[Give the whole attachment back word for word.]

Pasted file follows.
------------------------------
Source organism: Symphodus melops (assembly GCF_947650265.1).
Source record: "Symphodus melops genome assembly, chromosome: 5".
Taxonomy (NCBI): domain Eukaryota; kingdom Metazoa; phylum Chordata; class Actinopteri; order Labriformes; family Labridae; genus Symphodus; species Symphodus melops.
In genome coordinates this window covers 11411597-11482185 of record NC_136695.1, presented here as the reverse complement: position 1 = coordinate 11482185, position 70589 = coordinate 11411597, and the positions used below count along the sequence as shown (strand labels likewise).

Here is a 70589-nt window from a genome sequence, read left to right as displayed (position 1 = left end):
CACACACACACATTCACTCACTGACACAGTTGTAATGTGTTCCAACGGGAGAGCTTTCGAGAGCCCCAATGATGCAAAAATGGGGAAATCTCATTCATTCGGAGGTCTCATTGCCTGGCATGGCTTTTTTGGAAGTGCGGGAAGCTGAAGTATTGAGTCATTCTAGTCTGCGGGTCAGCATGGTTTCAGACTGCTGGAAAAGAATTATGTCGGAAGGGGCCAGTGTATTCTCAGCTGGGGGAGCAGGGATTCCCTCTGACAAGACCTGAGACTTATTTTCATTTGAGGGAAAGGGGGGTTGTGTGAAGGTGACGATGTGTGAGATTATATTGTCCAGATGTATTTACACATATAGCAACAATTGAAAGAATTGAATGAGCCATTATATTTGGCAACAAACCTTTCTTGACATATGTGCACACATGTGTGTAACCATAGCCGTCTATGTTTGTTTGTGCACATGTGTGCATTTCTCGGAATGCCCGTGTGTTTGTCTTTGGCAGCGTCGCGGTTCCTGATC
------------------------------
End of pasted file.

Source organism: Symphodus melops (assembly GCF_947650265.1).
Source record: "Symphodus melops genome assembly, chromosome: 5".
Taxonomy (NCBI): domain Eukaryota; kingdom Metazoa; phylum Chordata; class Actinopteri; order Labriformes; family Labridae; genus Symphodus; species Symphodus melops.
In genome coordinates this window covers 11411597-11482185 of record NC_136695.1, presented here as the reverse complement: position 1 = coordinate 11482185, position 70589 = coordinate 11411597, and the positions used below count along the sequence as shown (strand labels likewise).

Here is a 70589-nt window from a genome sequence, read left to right as displayed (position 1 = left end):
CACACACACACATTCACTCACTGACACAGTTGTAATGTGTTCCAACGGGAGAGCTTTCGAGAGCCCCAATGATGCAAAAATGGGGAAATCTCATTCATTCGGAGGTCTCATTGCCTGGCATGGCTTTTTTGGAAGTGCGGGAAGCTGAAGTATTGAGTCATTCTAGTCTGCGGGTCAGCATGGTTTCAGACTGCTGGAAAAGAATTATGTCGGAAGGGGCCAGTGTATTCTCAGCTGGGGGAGCAGGGATTCCCTCTGACAAGACCTGAGACTTATTTTCATTTGAGGGAAAGGGGGGTTGTGTGAAGGTGACGATGTGTGAGATTATATTGTCCAGATGTATTTACACATATAGCAACAATTGAAAGAATTGAATGAGCCATTATATTTGGCAACAAACCTTTCTTGACATATGTGCACACATGTGTGTAACCATAGCCGTCTATGTTTGTTTGTGCACATGTGTGCATTTCTCGGAATGCCCGTGTGTTTGTCTTTGGCAGCGTCGCGGTTCCTGATC